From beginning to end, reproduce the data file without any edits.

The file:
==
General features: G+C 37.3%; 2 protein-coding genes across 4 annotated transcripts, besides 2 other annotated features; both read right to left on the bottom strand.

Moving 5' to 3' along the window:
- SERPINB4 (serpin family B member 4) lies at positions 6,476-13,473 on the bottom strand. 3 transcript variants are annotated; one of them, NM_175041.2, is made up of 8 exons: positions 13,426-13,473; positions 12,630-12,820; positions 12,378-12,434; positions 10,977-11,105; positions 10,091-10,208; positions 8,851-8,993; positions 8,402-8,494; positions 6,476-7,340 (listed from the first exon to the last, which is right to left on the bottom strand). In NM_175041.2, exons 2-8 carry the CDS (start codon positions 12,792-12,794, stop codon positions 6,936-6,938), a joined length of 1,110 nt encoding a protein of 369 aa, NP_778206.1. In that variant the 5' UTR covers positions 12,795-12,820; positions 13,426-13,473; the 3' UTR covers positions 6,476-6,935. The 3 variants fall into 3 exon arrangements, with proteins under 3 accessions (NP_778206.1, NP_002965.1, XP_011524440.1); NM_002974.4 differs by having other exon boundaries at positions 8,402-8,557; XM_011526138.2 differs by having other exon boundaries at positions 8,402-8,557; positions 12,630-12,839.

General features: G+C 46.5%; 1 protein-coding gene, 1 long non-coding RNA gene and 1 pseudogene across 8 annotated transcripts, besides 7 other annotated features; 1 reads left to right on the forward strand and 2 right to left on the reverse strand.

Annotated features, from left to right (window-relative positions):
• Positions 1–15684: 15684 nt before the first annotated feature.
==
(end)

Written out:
General features: G+C 37.3%; 2 protein-coding genes across 4 annotated transcripts, besides 2 other annotated features; both read right to left on the bottom strand.

Moving 5' to 3' along the window:
- SERPINB4 (serpin family B member 4) lies at positions 6,476-13,473 on the bottom strand. 3 transcript variants are annotated; one of them, NM_175041.2, is made up of 8 exons: positions 13,426-13,473; positions 12,630-12,820; positions 12,378-12,434; positions 10,977-11,105; positions 10,091-10,208; positions 8,851-8,993; positions 8,402-8,494; positions 6,476-7,340 (listed from the first exon to the last, which is right to left on the bottom strand). In NM_175041.2, exons 2-8 carry the CDS (start codon positions 12,792-12,794, stop codon positions 6,936-6,938), a joined length of 1,110 nt encoding a protein of 369 aa, NP_778206.1. In that variant the 5' UTR covers positions 12,795-12,820; positions 13,426-13,473; the 3' UTR covers positions 6,476-6,935. The 3 variants fall into 3 exon arrangements, with proteins under 3 accessions (NP_778206.1, NP_002965.1, XP_011524440.1); NM_002974.4 differs by having other exon boundaries at positions 8,402-8,557; XM_011526138.2 differs by having other exon boundaries at positions 8,402-8,557; positions 12,630-12,839.

General features: G+C 46.5%; 1 protein-coding gene, 1 long non-coding RNA gene and 1 pseudogene across 8 annotated transcripts, besides 7 other annotated features; 1 reads left to right on the forward strand and 2 right to left on the reverse strand.

Annotated features, from left to right (window-relative positions):
• Positions 1–15684: 15684 nt before the first annotated feature.